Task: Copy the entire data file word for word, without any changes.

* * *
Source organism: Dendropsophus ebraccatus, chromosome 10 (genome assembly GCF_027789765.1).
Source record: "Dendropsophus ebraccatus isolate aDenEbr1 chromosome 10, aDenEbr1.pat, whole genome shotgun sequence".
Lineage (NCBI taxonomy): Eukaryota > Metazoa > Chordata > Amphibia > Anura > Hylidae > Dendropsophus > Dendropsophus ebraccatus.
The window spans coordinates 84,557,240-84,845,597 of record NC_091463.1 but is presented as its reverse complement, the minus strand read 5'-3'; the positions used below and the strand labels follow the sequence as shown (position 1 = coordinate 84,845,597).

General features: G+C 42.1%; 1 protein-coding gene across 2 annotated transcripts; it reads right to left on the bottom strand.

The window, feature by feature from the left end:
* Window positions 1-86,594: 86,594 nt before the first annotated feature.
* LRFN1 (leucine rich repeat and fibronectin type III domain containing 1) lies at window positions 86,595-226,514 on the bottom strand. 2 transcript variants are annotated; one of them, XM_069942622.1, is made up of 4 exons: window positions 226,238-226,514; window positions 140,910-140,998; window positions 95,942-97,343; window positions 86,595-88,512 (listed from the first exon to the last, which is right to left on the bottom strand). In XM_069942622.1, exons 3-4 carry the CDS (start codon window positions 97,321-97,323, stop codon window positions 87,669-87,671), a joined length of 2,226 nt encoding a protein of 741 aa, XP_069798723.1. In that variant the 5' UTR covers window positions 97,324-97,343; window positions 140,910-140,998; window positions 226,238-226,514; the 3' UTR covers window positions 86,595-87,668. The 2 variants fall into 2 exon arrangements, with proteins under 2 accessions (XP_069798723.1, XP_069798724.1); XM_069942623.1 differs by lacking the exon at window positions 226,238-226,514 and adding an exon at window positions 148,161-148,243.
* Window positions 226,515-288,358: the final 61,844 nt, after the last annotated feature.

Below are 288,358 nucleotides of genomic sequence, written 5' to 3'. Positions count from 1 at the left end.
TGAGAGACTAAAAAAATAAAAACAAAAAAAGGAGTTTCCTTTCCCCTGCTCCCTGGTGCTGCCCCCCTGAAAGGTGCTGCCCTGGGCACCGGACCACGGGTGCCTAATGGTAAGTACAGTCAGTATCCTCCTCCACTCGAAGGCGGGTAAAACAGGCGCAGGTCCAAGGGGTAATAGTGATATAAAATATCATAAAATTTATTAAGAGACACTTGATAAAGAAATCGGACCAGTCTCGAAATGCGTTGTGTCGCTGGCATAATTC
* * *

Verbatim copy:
Source organism: Dendropsophus ebraccatus, chromosome 10 (genome assembly GCF_027789765.1).
Source record: "Dendropsophus ebraccatus isolate aDenEbr1 chromosome 10, aDenEbr1.pat, whole genome shotgun sequence".
Lineage (NCBI taxonomy): Eukaryota > Metazoa > Chordata > Amphibia > Anura > Hylidae > Dendropsophus > Dendropsophus ebraccatus.
The window spans coordinates 84,557,240-84,845,597 of record NC_091463.1 but is presented as its reverse complement, the minus strand read 5'-3'; the positions used below and the strand labels follow the sequence as shown (position 1 = coordinate 84,845,597).

General features: G+C 42.1%; 1 protein-coding gene across 2 annotated transcripts; it reads right to left on the bottom strand.

The window, feature by feature from the left end:
* Window positions 1-86,594: 86,594 nt before the first annotated feature.
* LRFN1 (leucine rich repeat and fibronectin type III domain containing 1) lies at window positions 86,595-226,514 on the bottom strand. 2 transcript variants are annotated; one of them, XM_069942622.1, is made up of 4 exons: window positions 226,238-226,514; window positions 140,910-140,998; window positions 95,942-97,343; window positions 86,595-88,512 (listed from the first exon to the last, which is right to left on the bottom strand). In XM_069942622.1, exons 3-4 carry the CDS (start codon window positions 97,321-97,323, stop codon window positions 87,669-87,671), a joined length of 2,226 nt encoding a protein of 741 aa, XP_069798723.1. In that variant the 5' UTR covers window positions 97,324-97,343; window positions 140,910-140,998; window positions 226,238-226,514; the 3' UTR covers window positions 86,595-87,668. The 2 variants fall into 2 exon arrangements, with proteins under 2 accessions (XP_069798723.1, XP_069798724.1); XM_069942623.1 differs by lacking the exon at window positions 226,238-226,514 and adding an exon at window positions 148,161-148,243.
* Window positions 226,515-288,358: the final 61,844 nt, after the last annotated feature.

Below are 288,358 nucleotides of genomic sequence, written 5' to 3'. Positions count from 1 at the left end.
TGAGAGACTAAAAAAATAAAAACAAAAAAAGGAGTTTCCTTTCCCCTGCTCCCTGGTGCTGCCCCCCTGAAAGGTGCTGCCCTGGGCACCGGACCACGGGTGCCTAATGGTAAGTACAGTCAGTATCCTCCTCCACTCGAAGGCGGGTAAAACAGGCGCAGGTCCAAGGGGTAATAGTGATATAAAATATCATAAAATTTATTAAGAGACACTTGATAAAGAAATCGGACCAGTCTCGAAATGCGTTGTGTCGCTGGCATAATTC